Oscar looks to tap into the MA market, following its $375mn investment from Alphabet
Health insurance company Oscar Health has grown into a significant player. Raising $165mn this year, with investors such as Verily Life Sciences, Capital G and Khosla Ventures on board, the company is set to undergo significant expansion, empowering consumers through data science and technology to deliver exceptional products and solutions, whilst looking for new opportunities.
Its recent $375mn investment from Alphabet will see Oscar Health further enable the business to expand its reach into Medicare Advantage in 2020, forming close ties with organisations such as the Cleveland Clinic, Humana and AXA. Google employee and former CEO of YouTube, Salar Kamanger, is also set to join Oscar’s board.
Entering nine states and 14 markets next year, the company is set to double its footprint, spanning Florida, Arizona, Michigan, Ohio, Tennessee and Texas. Enrolling over 250,000 members in 2018 alone under the Affordable Care Act, Oscar Health has projected up to $1bn in gross premium revenue.
“Oscar will accelerate the pursuit of its mission: to make our health care system work for consumers,” Oscar Health CEO and co-founder Mario Schlosser stated.
“We will continue to build a member experience that lowers costs and improves care, and to bring Oscar to more people -- deepening our expansion into the individual and small business markets while entering a new business segment, Medicare Advantage.”
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Obtaining a $3.2bn valuation, the company’s aim to enter the MA market will create further competition, as it goes up against payers such as UnitedHealthcare, Humana, Clover Health and Anthem. The move will also allow Oscar to cater to the growing demands of ageing populations, who want more than what standard Medicare can offer. Enrolment figures are predicted to rise to 38mn, or 50% market penetration by the end of 2025.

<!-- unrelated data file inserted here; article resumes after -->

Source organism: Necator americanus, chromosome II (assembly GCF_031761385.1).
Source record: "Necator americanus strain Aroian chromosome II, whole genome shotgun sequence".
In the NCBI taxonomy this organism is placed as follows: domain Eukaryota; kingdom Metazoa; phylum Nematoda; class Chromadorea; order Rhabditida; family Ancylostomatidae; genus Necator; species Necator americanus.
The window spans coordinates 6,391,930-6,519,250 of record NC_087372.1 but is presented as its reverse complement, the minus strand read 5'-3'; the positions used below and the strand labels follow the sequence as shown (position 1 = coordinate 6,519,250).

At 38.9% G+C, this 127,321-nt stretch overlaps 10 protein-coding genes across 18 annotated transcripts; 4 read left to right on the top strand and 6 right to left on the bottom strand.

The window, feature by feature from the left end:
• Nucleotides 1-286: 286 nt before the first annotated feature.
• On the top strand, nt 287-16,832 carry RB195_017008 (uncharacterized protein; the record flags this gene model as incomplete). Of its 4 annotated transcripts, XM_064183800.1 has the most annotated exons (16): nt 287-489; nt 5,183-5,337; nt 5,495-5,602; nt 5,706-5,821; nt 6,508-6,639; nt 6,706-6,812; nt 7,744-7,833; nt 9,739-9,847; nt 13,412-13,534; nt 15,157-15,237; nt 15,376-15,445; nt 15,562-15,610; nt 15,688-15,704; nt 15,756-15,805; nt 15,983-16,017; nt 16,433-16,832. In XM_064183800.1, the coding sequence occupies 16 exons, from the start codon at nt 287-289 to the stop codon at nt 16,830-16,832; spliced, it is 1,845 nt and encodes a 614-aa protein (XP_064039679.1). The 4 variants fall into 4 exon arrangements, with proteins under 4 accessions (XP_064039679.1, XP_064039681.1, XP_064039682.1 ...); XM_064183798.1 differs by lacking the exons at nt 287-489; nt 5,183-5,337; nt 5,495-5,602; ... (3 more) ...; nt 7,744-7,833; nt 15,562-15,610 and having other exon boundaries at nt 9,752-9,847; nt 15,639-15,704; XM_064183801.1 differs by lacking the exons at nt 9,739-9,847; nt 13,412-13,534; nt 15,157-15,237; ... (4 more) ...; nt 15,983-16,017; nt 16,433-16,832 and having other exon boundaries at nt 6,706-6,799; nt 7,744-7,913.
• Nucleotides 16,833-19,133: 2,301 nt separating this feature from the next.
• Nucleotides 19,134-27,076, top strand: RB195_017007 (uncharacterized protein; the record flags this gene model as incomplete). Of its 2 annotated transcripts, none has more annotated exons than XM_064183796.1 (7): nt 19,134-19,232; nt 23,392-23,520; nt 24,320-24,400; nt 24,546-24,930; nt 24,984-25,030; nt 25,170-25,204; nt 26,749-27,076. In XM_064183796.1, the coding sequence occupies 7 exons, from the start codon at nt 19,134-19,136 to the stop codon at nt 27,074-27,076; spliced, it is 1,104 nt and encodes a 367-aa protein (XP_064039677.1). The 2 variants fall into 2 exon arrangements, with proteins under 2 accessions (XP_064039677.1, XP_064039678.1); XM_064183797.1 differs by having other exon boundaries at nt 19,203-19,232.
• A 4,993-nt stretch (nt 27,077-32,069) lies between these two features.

Technology will continue to impact the healthcare industry, where the use of data and analytics, AI and consumer focused digital tools, such as mobile apps and telehealth, will form part of an ongoing revolution.
“What’s interesting to note is Oscar is not just innovating insurance, they also have projects where they’re building clinics, electronic health records, and claims systems,” noted Jodi Hubler, a managing director with Wayzata, Minnesota-based Lemhi Ventures.
Through a detailed interview with Wired, co-founder Mario Schlosser explained that the investment from Alphabet will enable the business to provide a completely unique healthcare experience.
“We will have the right data flows, the right tools, the right metrics, to make sure we hold the doctors accountable and make sure that whatever happens to you, whether it's a small thing or a really big thing in your life, you’ll get the best possible care at the right point in time,” he says.
“Indirectly there will be plenty of opportunities for us to learn from Alphabet as to how they look at data, how they analyse their own healthcare data sets, and questions they would like to ask of how the healthcare system operates. Whether in academic settings or other settings, I think there will be ways to work with others on answering smart questions."
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